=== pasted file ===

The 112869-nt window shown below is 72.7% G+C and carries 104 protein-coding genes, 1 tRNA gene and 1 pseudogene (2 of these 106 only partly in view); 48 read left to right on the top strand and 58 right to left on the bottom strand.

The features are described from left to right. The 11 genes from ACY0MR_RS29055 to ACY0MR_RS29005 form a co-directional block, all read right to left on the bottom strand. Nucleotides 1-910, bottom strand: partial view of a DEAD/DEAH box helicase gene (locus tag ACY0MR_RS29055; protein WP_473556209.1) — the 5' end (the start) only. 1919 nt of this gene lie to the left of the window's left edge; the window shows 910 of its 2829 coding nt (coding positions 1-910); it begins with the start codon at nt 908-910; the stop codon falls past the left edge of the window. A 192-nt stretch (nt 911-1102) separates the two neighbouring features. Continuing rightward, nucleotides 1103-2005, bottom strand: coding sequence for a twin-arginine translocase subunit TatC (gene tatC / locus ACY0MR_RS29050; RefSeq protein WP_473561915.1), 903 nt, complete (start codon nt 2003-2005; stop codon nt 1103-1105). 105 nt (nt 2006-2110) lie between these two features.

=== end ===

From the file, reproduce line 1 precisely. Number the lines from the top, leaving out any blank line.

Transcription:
The 112869-nt window shown below is 72.7% G+C and carries 104 protein-coding genes, 1 tRNA gene and 1 pseudogene (2 of these 106 only partly in view); 48 read left to right on the top strand and 58 right to left on the bottom strand.